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The noble Lord said: My Lords, one or two words of explanation are probably called for on why I am moving this Motion. I would not be called one of the usual suspects in this House when discussing equine activities, but I happened to be in the right place at the wrong time to get myself involved in this. A good start is living in Lambourn, which, to those who do not know it, is to jump-racing what Newmarket is to flat-racing. I happen to have a wife who rides and a child who has a pony, and they happen to have a farrier, one Pete Baker, who is an influential member of the United Kingdom Horse Shoers Union. He asked my wife for advice, as she works for an MP in the House of Commons, and then about what should be done in this place. A conversation ensuedand then I realised that there was something in what he said, something of concern that should be addressed.
The basic concern, before we go into detail, is that farriery in this country is regulated by an Act that goes back to 1975. It sets out certain criteria by which this practice can take place and a legal framework that guaranteesas closely as possible; let us not overhype any qualification in this contextor gives a degree of certainty at least that the person undertaking that activity knows what they are doing, no more, no less. Members on these Benches are not usually the ones who cry against European regulations as a matter of course. We are quite enthusiastic about Europe, as a rule. But these regulations interfere with that certainty and that level of reassurance acquired by a long-established regulation that allows for an apprenticeship scheme to be gone through and allows people to qualify by other means for farriery. Should we be worried about this? We should if we do not understand what exactly is going on.
We are not asking to cross-reference qualifications. In many other parts of these regulations we accept that somebody can become qualified through practice. I have become dangerously familiar with the 1975 Act over the past few weeks. I have established that this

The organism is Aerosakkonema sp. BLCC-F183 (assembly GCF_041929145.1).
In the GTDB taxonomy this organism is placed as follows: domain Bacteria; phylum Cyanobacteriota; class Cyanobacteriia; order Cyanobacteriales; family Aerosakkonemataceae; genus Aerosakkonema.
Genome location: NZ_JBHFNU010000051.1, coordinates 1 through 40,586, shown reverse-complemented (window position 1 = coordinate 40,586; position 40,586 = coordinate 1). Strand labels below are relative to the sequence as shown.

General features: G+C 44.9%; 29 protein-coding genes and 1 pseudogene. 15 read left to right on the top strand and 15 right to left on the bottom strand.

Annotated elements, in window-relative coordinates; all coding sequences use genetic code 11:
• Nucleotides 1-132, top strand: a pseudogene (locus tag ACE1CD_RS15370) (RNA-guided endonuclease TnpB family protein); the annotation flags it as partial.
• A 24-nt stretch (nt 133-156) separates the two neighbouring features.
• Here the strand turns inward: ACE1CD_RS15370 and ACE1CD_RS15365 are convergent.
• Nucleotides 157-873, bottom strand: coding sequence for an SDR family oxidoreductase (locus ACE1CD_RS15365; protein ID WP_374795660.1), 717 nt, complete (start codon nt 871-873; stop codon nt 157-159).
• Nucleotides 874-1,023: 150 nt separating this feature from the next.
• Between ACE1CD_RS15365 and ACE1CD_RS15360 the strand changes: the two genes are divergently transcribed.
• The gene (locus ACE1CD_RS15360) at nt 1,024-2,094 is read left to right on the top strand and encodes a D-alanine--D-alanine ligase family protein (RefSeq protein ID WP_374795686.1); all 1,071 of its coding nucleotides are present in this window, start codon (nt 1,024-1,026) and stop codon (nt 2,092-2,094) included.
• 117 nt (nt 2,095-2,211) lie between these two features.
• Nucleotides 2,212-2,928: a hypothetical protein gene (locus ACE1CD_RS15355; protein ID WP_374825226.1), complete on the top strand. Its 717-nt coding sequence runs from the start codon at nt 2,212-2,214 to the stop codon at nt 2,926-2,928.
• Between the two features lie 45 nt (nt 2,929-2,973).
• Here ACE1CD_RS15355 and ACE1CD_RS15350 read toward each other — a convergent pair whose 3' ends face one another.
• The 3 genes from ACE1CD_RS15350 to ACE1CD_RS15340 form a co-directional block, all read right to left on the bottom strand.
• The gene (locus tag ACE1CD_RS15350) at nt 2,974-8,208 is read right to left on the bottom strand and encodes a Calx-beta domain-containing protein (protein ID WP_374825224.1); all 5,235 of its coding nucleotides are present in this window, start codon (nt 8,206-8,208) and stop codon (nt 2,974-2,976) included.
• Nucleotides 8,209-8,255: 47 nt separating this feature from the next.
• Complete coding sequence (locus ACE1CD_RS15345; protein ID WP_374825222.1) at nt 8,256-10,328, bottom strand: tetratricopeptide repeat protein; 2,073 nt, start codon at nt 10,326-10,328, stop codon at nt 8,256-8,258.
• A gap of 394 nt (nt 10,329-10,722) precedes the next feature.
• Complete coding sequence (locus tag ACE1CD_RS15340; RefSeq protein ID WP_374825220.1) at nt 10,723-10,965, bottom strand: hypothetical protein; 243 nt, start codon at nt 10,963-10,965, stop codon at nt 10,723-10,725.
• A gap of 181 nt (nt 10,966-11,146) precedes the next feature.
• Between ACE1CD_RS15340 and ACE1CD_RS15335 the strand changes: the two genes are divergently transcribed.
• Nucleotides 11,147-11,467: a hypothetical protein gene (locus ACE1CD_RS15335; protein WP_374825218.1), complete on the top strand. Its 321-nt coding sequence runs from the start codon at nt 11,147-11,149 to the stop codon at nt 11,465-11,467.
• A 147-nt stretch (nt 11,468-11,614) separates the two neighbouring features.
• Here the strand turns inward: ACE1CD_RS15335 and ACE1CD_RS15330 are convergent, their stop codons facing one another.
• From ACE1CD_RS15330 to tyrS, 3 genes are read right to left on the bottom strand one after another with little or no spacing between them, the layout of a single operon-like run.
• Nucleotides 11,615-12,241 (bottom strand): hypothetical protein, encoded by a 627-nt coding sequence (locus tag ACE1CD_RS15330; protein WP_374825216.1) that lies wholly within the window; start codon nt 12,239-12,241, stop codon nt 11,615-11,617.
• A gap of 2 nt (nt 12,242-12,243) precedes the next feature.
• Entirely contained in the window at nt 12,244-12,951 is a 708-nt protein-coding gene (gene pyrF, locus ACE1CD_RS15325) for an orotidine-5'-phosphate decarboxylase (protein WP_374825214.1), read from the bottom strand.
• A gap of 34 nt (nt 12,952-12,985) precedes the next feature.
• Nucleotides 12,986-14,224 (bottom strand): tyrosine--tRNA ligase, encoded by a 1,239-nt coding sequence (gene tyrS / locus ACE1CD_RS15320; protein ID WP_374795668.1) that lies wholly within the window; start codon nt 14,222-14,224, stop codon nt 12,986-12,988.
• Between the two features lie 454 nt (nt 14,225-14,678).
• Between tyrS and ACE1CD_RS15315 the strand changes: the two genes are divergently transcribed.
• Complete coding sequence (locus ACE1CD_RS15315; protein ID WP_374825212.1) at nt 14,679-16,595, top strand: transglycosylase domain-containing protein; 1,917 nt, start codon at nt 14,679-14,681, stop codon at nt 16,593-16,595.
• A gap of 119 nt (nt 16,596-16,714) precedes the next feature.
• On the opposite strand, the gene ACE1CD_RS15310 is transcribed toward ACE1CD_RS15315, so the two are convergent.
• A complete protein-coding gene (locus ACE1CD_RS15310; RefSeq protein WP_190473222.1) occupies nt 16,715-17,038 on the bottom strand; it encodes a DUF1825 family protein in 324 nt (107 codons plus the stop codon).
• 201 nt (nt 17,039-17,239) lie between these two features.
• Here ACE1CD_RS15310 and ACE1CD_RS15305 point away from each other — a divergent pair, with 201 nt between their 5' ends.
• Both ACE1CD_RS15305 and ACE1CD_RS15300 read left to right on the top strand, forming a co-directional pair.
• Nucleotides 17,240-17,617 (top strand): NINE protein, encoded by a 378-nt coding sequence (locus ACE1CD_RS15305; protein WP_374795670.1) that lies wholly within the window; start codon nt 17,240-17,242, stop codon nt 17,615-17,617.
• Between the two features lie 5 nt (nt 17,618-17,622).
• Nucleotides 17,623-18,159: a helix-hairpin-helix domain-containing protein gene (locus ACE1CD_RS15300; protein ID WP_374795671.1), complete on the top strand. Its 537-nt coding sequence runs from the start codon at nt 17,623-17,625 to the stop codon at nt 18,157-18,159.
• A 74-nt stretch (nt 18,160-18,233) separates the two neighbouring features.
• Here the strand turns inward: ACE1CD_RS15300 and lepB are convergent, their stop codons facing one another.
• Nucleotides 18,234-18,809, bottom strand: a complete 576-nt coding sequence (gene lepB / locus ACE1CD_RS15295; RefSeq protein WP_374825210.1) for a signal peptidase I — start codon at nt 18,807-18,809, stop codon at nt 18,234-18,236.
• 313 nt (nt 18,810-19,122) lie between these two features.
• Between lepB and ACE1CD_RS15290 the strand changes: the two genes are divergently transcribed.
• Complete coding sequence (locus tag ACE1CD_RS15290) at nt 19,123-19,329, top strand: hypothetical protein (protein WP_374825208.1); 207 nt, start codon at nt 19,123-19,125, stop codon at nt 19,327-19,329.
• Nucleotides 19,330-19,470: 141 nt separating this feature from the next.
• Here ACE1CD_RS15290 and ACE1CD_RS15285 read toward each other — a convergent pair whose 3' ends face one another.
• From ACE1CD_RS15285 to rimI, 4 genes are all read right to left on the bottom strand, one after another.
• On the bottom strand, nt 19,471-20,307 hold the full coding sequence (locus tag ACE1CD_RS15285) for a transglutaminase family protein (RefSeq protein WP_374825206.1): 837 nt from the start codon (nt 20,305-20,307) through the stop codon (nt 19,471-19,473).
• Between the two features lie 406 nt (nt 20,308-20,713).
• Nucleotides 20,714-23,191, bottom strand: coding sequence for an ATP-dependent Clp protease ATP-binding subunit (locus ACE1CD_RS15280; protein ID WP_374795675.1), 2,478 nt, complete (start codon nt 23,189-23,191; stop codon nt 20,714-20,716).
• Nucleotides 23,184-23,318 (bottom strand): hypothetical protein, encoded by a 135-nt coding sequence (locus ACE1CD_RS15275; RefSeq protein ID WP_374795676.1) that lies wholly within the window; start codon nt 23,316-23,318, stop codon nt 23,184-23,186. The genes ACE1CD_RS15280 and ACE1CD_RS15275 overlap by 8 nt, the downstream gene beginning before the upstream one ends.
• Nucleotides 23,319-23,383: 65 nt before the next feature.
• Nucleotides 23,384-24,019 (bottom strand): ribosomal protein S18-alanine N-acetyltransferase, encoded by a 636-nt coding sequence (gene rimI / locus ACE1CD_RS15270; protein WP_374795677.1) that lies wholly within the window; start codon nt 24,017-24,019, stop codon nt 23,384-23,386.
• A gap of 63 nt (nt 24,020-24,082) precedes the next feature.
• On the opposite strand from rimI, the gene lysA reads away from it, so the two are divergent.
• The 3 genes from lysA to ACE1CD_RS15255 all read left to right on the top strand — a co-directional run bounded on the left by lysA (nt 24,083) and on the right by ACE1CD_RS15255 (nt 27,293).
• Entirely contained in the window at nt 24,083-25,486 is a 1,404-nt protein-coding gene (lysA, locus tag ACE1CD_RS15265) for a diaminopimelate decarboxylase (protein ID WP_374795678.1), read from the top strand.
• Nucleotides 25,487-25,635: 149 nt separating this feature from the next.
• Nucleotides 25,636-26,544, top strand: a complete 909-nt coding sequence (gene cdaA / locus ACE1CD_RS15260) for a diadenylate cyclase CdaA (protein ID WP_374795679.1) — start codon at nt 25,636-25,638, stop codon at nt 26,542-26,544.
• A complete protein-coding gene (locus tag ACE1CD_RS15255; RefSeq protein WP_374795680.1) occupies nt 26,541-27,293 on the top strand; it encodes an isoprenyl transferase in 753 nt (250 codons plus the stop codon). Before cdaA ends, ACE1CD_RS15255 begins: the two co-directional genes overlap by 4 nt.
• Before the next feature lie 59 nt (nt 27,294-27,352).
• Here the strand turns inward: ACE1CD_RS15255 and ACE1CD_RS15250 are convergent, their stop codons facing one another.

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What does training usually mean? It usually means that you are capable of addressing a series of problems and are prepared to deal with things as they happen. Horses are half a ton of nervous muscle, full of flight-and-fight response, which occasionally kill peoplenot that many, but people get hurt around horses all the time. Farriery means that you are using blades to cut around a part of a horse. There are sharp nails, and bits of hot metal are applied to that horse. Things can go wrong, but the better and more convincing the training, the less likely that is to happen.
What do the provisions address? Somebody after a very short period of experience potentially could come in and start practising. Even if we take into account the emotion that the horse may well be a family pet, it is several thousand pounds-worth of livestock that could be damaged. The person who makes a mistake is immediately at risk. One kick can kill, even one from a comparatively small pony. The person holding the animal is at risk. If the farrier has made a mistake and the person is riding that horse on the road, for instance, the animal may well shy and there is a danger that it may slip.
As an aside, I say that the community now accepts hard hats and back protectors. I have a little ongoing fight with my wife that as my five year-old starts to jump she will have to wear a gum shield, as do the jump jockeys. That apparently is a cultural step too far for part of the equine community. But there is a risk. Anything that enhances that risk should be regarded very seriously.